Get an understanding of the different levels and an aggregate salary comparison.
☑️ Applying for the job 👨💻
A resume is a sheet of paper that takes you to the interview doorway. That's it. So don't spend days perfecting it, spend that time practising your skills.
Some quick tips,
- Keep it short and simple, no fluff
- List down the keywords for job descriptions and make sure to add those to your resume
- Personalise it
Follow these suggestions and avoid any resume mistakes.
2. Research like there's no tomorrow
You are just one in many sending out their resumes to the recruiters. Don't be boring. Just like your resume, personalise your cover letter. This will spark a genuine interest in the recruiter.
- Research about the company and their goals
- Research about how it came to exist, and what was the inspiration
- Research about what kind of person they're looking to hire
3. Create a strong LinkedIn profile
LinkedIn is the new resume. Nowadays, it is a common practice for recruiters to check a candidate's LinkedIn profile.
To get opportunities from LinkedIn,
- Use your profile status feature to display that you're open to work
- Update your skills
- Include links to your projects or portfolio
You can also message recruiters on LinkedIn to enquire about any open positions. Don't be in their face. Don't start asking for a job right away.
Create a connection and follow up. Networking is a great way to reach out to reputed professionals in your domain.
☑️ Preparing for the technical rounds 👨💻
A quick Google search will give you a list of all the questions asked in a senior developer’s interview. But, how to clear those are the real deal.
The three rounds for almost all the senior software developer interviews are,
- Initial screening
- Technical rounds and
- Behavioural rounds
Those performing at an optimal level on all three rounds are selected.
1. Coding rounds
Java and python are commonly used. In any case, do not go for those languages which are not mainstream and low level like ‘Go’.
You will be getting questions based on data structures and algorithms.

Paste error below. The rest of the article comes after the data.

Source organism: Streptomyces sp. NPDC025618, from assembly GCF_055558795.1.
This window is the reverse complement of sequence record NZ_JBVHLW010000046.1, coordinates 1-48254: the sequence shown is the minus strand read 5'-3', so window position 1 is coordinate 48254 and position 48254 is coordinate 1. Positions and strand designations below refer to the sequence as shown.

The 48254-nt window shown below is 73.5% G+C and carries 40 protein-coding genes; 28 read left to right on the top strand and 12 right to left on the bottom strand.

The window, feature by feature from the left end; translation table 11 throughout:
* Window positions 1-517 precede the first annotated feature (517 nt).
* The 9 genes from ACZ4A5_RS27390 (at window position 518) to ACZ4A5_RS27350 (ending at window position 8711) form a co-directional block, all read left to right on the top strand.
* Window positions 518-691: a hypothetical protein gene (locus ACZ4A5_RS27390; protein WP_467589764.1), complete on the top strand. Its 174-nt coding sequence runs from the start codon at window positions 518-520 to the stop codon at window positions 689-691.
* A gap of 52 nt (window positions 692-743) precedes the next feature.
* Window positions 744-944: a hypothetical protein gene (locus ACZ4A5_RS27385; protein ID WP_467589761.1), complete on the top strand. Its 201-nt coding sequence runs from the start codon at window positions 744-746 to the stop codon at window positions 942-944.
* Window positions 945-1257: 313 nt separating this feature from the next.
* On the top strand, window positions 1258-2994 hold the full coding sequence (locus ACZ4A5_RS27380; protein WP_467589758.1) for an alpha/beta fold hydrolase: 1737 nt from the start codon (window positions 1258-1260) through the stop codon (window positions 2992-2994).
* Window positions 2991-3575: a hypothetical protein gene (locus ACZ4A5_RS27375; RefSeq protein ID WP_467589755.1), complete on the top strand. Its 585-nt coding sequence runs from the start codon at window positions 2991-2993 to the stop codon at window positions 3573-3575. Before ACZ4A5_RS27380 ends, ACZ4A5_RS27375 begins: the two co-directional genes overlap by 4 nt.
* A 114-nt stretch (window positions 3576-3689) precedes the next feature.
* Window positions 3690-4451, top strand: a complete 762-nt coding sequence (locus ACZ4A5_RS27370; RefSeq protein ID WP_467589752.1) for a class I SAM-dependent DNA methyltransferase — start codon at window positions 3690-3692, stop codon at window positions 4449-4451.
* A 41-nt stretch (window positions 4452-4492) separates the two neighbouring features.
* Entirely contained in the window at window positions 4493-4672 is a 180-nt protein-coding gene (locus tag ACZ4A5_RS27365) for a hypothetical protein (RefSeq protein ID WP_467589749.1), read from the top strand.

I would recommend watching our collection of data structures and algorithms interviews conducted by real-life interviewers.
Take the help of online resources such as Cracking the Coding Interview, Grokking Algorithms, Rob Conery's book, etc. and have a good grasp on,
- Primitive Types
- Linked Lists
- Binary Trees
- Binary Search Trees
- Dynamic Programming
Solve questions on platforms like LeetCode and HackerRank to prepare for the rounds.
Set a time frame for each of these questions as you would be given a window of 45-60 minutes for each question.
I would recommend starting with fairly easy questions and then moving forward to the difficult ones. Also, read our tips to help crack the coding interview rounds.
2. System Designs Round
Junior developers are required to solve low-level designs (LLD) in their system designs interview. The performance bar is low for them. They are required to do well in the coding rounds.
But for senior developers, a high-level system design is required that is structured and scalable.
For this round, you will be given a broad prompt like “Design Twitter.” Study your favourite apps or services and think about how you would have designed them.
To begin with, try to design,
- Twitter Search
- Tik Tok
- Or Your Favourite Service
A lot of candidates fail to prioritise the system design rounds. For a senior developer position, you cannot neglect this round. Some helpful resources are System Design Primer and Designing Data-Intensive Applications.
The best approach to complete this round would be,
- Asking clarifying questions to understand the requirements
- Designing the system and then going down into the details
- Finally, summarising the solution and highlighting the areas of improvement if any
☑️ Prepare with Mock Interviews
A mock interview makes a great difference in the Interview preparation strategy. An experienced interviewer can help you prepare for system designs more than you.
(Watch our Software Developer at Google Mock Interview)
It's difficult to find the right connections for expert feedback.
The good news is that Preplaced has already created a platform that will help you get connected with mentors from top tech companies.
☑️ Behavioural rounds
You will be asked standard behaviour questions like,
“Tell me about yourself” or
“Why *insert company name*?”
Check out Glassdoor to get the list of company-wise behavioural questions.
Senior developer positions will also include leadership questions to assess your potential to lead and guide.
There will be questions based on different circumstances.
The best way to get through the behavioural round is to understand the core values of the company you are applying to. And what they are looking for in a candidate.
Structure your answers using the STAR method.
For example, Amazon evaluates candidates through its 16 leadership principles.
Google has a Googleyness round to see if you are a cultural fit. For Facebook/Meta, it is the “getting-to-know-you” interview that focuses on its 5 core values.
Wrapping it up
Congratulations on reaching the end!
We know, a lot of information to wrap your head around. But at least now you know how you can transition into a senior position.
There is no right way to become a senior software developer.
Demonstrate your skills in your work regularly or create a strong portfolio for a job switch.
Remove that junior developer tag from your LinkedIn and resume as quickly as possible.
Instead of that mundane routine, take up challenges, code independently, and develop strategic solutions.
Be wise about your time. With mentorship programs, the road to becoming a senior developer is easy to reach.
Get ready to level up today! 🏆